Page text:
The Iranian Monkey Space Launch Is Likely, Probably, Almost Definitely a Fraud

On Monday, Iran announced the country had sent a monkey into space. Because such a move would never have anything to do with warfare, officials swore the launch was another step toward Tehran's totally innocent dreams of a manned space flight.

But today, the Times UK wisely points out a glaring discrepancy in state-controlled media's before-and-after photos, which you can compare above, thanks to the AP. Before the launch, the Iran Space Monkey had a red mole above his right eye (left). After he returned, the mole was gone (right). The Mirror, which has more photos of the creature, also notes that the monkey had a different shade of fur before his travel. Did Mr. Monkey stop by the space dermatologist and the space colorist on the way back to Planet Earth?

There'd already been skepticism about the country's bold, and dangerous, claim. Henry Hertzfeld, a former NASA policy analyst, told Buzzfeed on Monday that the trip seemed highly unlikely. "I wouldn't believe it yet, but I'm not saying they couldn't."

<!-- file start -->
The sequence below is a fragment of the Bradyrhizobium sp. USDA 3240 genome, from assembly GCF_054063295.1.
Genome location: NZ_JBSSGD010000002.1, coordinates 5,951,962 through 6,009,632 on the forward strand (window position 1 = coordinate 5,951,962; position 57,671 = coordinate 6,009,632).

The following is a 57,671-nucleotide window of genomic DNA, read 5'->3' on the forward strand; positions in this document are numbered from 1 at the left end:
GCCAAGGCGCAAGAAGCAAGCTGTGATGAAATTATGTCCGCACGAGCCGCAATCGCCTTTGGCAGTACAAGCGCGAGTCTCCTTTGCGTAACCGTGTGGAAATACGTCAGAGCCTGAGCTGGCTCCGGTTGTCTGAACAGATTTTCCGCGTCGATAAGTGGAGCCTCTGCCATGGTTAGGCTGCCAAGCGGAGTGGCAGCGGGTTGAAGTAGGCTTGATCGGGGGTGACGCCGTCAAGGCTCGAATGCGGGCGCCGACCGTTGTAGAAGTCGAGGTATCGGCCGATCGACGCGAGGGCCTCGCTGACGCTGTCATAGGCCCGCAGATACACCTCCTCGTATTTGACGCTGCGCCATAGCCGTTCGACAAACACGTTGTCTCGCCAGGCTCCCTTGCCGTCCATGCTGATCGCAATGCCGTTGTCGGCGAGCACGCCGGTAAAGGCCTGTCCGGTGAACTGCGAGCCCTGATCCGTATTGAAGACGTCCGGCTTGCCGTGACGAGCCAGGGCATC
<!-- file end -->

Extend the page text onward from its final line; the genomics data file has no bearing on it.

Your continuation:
The U.S. State Department also wouldn't confirm any aspect of the allegation. "Neither monkey nor launch," spokeswoman Victoria Nuland informed CBS, "nor launched monkey."

Since examining the conflicting photos, "international observers," a/k/a anyone with eyeballs and brain cells, have concluded that the first monkey died, or far more likely, no monkeys ever went anywhere at all.

This simian-space news is oddly timed. Because we would like to announce exclusively, here, right now, that Gawker Media also recently launched a monkey into space, in the company's march to become a sovereign nation. The monkey did lose some weight in his journey, it's true, but he made it back safely and is said to be in good spirits.

Here he is, before, on the left. Then a few minutes ago, after, on the right:

The Iranian Monkey Space Launch Is Likely, Probably, Almost Definitely a Fraud

This is a very exciting development.

[Times UK; r-l: AP Photo/ISNA, Mohammad Agah; AP Photo/AP Video]